An Atlantic salmon is seen during a Department of Fisheries and Oceans fish health audit at the Okisollo fish farm near Campbell River, B.C. on Oct. 31, 2018. THE CANADIAN PRESS /Jonathan Hayward

An Atlantic salmon is seen during a Department of Fisheries and Oceans fish health audit at the Okisollo fish farm near Campbell River, B.C. on Oct. 31, 2018. THE CANADIAN PRESS /Jonathan Hayward

‘We will no longer sit on the sidelines,’ says North Island mayors on fish farm phase out plan

Concerns and outrage over federal decision on Discovery Islands’ open-net pen farming continue

Several Vancouver Island mayors and members of British Columbia’s salmon farming industry say a federal decision to phase out fish farming has left them feeling “disposable and discarded.”

In an open letter to Fisheries Minister Bernadette Jordan, they say they weren’t consulted before she announced a plan to phase out open-net pen farming in the Discovery Islands over the next 18 months.

Jordan said earlier this month the decision came after hearing unanimous opposition to the farms from local First Nations.

“You made this decision without even speaking to the industry nor locally elected officials who deeply understand B.C.’s salmon farming communities and have a direct interest in your action,” the letter says.

“Be advised that we will no longer sit on the sidelines and will be pursuing every possible option to remedy this untenable situation.”

ALSO READ: Federal politicians were asked for Vancouver Island recovery plan after salmon farming decision

The Discovery Islands act as a bottleneck along wild salmon migration routes and eliminating the fish farms was a key recommendation made in 2012 by the Cohen Commission on the decline of Fraser River sockeye.

However, the recommendation was contingent on the Fisheries Department finding the farms posed “more than a minimal risk of serious harm” to the health of migrating sockeye by Sept. 20, 2020.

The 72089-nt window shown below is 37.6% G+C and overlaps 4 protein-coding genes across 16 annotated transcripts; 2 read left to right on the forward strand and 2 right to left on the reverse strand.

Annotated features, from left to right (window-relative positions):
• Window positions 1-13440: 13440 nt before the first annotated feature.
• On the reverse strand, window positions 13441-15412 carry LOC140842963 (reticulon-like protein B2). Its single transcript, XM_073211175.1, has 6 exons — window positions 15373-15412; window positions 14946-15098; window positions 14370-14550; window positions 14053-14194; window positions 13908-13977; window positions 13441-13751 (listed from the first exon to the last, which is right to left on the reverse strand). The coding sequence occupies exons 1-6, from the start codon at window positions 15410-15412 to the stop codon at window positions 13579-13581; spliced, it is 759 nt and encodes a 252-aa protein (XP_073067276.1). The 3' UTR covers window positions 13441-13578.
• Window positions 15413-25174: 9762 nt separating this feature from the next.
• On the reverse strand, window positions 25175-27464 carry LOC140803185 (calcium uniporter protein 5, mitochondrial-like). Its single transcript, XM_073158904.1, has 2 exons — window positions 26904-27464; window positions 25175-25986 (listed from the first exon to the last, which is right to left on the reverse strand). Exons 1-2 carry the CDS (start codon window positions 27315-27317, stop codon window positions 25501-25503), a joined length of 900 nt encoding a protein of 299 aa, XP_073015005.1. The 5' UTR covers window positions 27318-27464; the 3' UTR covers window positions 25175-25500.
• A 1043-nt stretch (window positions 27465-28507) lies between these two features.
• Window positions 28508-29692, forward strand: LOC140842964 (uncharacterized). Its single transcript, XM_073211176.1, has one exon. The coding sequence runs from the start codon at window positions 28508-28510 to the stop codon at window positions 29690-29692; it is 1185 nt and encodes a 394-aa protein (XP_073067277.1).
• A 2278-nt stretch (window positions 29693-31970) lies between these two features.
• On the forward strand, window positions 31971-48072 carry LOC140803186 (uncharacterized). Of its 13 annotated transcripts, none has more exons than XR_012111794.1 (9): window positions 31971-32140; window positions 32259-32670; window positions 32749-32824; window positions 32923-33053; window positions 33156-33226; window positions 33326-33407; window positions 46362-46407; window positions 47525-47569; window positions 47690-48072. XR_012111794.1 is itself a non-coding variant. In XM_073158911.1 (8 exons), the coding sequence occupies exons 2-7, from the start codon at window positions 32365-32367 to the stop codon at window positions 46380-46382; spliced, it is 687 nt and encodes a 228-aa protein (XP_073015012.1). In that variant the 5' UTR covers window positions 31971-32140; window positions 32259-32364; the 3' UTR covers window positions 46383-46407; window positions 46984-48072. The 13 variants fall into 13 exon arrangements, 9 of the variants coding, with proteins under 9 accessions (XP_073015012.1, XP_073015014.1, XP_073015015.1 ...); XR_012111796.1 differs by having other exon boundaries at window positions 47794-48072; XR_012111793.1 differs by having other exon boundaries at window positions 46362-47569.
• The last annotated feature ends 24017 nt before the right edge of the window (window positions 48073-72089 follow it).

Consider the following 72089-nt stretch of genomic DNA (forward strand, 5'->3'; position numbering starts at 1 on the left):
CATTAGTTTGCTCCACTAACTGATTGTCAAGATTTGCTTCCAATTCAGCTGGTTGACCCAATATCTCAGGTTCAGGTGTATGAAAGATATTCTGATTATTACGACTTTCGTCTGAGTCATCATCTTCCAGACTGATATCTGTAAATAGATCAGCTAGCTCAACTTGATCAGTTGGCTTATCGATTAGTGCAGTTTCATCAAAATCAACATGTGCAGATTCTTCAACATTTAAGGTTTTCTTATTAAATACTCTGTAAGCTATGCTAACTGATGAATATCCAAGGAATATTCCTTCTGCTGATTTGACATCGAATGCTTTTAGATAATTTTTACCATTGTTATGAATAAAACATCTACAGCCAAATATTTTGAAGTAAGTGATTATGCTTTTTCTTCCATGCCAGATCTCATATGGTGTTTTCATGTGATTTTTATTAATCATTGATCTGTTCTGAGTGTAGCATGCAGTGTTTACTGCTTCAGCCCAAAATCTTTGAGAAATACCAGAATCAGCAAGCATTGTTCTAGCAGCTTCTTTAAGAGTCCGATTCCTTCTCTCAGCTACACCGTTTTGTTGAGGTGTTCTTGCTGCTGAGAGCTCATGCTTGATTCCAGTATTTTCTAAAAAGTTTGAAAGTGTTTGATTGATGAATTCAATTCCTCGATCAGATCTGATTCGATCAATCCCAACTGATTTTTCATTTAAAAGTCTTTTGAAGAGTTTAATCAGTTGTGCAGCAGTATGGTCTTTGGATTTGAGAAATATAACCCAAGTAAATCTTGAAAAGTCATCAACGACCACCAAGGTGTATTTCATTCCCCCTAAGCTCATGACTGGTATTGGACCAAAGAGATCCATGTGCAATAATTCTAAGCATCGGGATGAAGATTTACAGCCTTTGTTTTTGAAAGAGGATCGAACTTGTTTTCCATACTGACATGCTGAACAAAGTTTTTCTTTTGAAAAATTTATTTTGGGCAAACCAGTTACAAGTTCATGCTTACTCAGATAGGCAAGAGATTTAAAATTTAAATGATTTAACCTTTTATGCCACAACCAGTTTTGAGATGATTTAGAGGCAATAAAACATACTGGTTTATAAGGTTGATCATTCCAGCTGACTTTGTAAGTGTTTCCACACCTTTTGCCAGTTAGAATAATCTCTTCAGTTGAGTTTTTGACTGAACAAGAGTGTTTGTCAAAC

On Sept. 28, the department said scientific assessments had found nine pathogens from farmed salmon in the islands posed a minimal risk to wild stocks. The risk of the viruses transferring from farmed to wild Fraser River stocks was less than one per cent, it said.

John Paul Fraser, executive director of the BC Salmon Farmers Association, said instead of allowing the farms to continue, the government announced a new consultation process that excluded the industry. He learned about the phase out 15 minutes before the government announced it, he said.

“That’s what we’re looking at here, a decision that was not well conceived, certainly ill-informed and did not in any way contemplate the consequences not just of the Campbell River economy, but really the whole economy of Vancouver Island,” Fraser said.

Workers in the industry were classified as essential under COVID-19 restrictions, only to learn before Christmas that their jobs would be lost without a say, he said.

“Now we just feel discarded, you go from thinking you’re doing something important and we can build on it to now being treated like it doesn’t matter.”

The letter says the move will eliminate about 1,500 jobs and could put the entire $1.6-billion provincial industry at risk.

It is signed by mayors in Campbell River, Port Hardy, Port McNeill and Gold River, as well as 11 industry representatives.

Jordan said in a statement that she plans to meet with industry and community representatives in early 2021 to discuss the transition.

“The decision to phase out fish farms in the Discovery Islands was not an easy one. It was made after many consultations and weighing many factors,” she said.

Aquaculture plays an important role in British Columbia’s economy, but the farms in the Discovery Islands are a “specific case,” she said.

The licences were renewed on an annual basis — unlike others that had been granted longer tenures — “always with the understanding that a decision regarding their permanent status would be made by December 2020,” Jordan said.

Under the plan, 19 existing farms in the Discovery Islands had their licences renewed for 18 months. The farms are not allowed to add new fish during that period, and can only grow and harvest the existing stocks until they are empty.

Phasing out net-pen fish farming in B.C. waters by 2025 was a Liberal campaign promise in the federal election.

Dean Dobrinsky, director of human resources and communications for fish farm company Mowi, said the company has about 17 farms in the area, although some straddle boundaries and the department hasn’t communicated which farms are at issue.

He said the impact of the decision goes much further than the local farms, as supply chains link them with a fish processing plant in Port Hardy and distribution networks in Surrey and beyond.

The Discovery Island farms comprise about 30 per cent of Mowi’s B.C. salmon production and the company will have to assess whether that loss means cutbacks in other areas of the business.

“When you take out that production and you don’t have an obvious option to replace it, you start looking at whether our business is viable,” he said.